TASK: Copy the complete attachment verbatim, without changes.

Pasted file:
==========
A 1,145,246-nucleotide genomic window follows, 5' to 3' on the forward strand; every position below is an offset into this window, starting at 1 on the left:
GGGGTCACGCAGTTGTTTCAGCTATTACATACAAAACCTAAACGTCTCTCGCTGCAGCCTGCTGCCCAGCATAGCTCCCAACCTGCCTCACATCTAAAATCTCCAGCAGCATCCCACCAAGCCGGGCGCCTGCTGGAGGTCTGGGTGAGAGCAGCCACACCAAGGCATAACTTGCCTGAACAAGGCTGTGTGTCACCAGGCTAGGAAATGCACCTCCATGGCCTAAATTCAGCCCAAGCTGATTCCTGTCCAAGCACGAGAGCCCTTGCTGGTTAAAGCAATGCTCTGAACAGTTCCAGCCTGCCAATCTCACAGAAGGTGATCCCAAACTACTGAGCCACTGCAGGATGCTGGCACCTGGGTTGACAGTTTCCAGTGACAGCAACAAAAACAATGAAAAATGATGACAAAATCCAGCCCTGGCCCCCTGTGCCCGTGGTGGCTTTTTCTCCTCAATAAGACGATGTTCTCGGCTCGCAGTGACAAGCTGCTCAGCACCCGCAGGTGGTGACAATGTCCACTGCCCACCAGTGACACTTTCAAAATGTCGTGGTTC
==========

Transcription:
A 1,145,246-nucleotide genomic window follows, 5' to 3' on the forward strand; every position below is an offset into this window, starting at 1 on the left:
GGGGTCACGCAGTTGTTTCAGCTATTACATACAAAACCTAAACGTCTCTCGCTGCAGCCTGCTGCCCAGCATAGCTCCCAACCTGCCTCACATCTAAAATCTCCAGCAGCATCCCACCAAGCCGGGCGCCTGCTGGAGGTCTGGGTGAGAGCAGCCACACCAAGGCATAACTTGCCTGAACAAGGCTGTGTGTCACCAGGCTAGGAAATGCACCTCCATGGCCTAAATTCAGCCCAAGCTGATTCCTGTCCAAGCACGAGAGCCCTTGCTGGTTAAAGCAATGCTCTGAACAGTTCCAGCCTGCCAATCTCACAGAAGGTGATCCCAAACTACTGAGCCACTGCAGGATGCTGGCACCTGGGTTGACAGTTTCCAGTGACAGCAACAAAAACAATGAAAAATGATGACAAAATCCAGCCCTGGCCCCCTGTGCCCGTGGTGGCTTTTTCTCCTCAATAAGACGATGTTCTCGGCTCGCAGTGACAAGCTGCTCAGCACCCGCAGGTGGTGACAATGTCCACTGCCCACCAGTGACACTTTCAAAATGTCGTGGTTC